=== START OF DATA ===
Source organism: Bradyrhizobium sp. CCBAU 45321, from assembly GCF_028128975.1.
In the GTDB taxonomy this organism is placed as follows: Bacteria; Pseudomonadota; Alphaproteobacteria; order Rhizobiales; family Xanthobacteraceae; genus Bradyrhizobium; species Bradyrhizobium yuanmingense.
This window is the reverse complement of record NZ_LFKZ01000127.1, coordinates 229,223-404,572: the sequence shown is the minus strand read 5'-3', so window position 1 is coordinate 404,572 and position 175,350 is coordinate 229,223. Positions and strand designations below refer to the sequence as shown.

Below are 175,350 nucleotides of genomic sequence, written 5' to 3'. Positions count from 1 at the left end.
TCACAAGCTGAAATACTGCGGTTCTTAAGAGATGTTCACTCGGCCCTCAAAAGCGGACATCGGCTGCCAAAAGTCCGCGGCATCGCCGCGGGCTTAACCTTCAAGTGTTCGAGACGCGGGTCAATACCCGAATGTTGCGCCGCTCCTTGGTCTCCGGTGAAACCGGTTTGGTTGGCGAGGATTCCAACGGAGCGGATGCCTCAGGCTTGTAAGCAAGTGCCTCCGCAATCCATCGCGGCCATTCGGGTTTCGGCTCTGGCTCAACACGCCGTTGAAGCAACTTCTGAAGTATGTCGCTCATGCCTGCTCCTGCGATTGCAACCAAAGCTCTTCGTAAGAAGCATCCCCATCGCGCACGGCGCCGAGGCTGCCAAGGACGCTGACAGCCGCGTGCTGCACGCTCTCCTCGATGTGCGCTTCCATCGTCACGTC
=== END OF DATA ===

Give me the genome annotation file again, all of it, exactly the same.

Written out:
Source organism: Bradyrhizobium sp. CCBAU 45321, from assembly GCF_028128975.1.
In the GTDB taxonomy this organism is placed as follows: Bacteria; Pseudomonadota; Alphaproteobacteria; order Rhizobiales; family Xanthobacteraceae; genus Bradyrhizobium; species Bradyrhizobium yuanmingense.
This window is the reverse complement of record NZ_LFKZ01000127.1, coordinates 229,223-404,572: the sequence shown is the minus strand read 5'-3', so window position 1 is coordinate 404,572 and position 175,350 is coordinate 229,223. Positions and strand designations below refer to the sequence as shown.

Below are 175,350 nucleotides of genomic sequence, written 5' to 3'. Positions count from 1 at the left end.
TCACAAGCTGAAATACTGCGGTTCTTAAGAGATGTTCACTCGGCCCTCAAAAGCGGACATCGGCTGCCAAAAGTCCGCGGCATCGCCGCGGGCTTAACCTTCAAGTGTTCGAGACGCGGGTCAATACCCGAATGTTGCGCCGCTCCTTGGTCTCCGGTGAAACCGGTTTGGTTGGCGAGGATTCCAACGGAGCGGATGCCTCAGGCTTGTAAGCAAGTGCCTCCGCAATCCATCGCGGCCATTCGGGTTTCGGCTCTGGCTCAACACGCCGTTGAAGCAACTTCTGAAGTATGTCGCTCATGCCTGCTCCTGCGATTGCAACCAAAGCTCTTCGTAAGAAGCATCCCCATCGCGCACGGCGCCGAGGCTGCCAAGGACGCTGACAGCCGCGTGCTGCACGCTCTCCTCGATGTGCGCTTCCATCGTCACGTC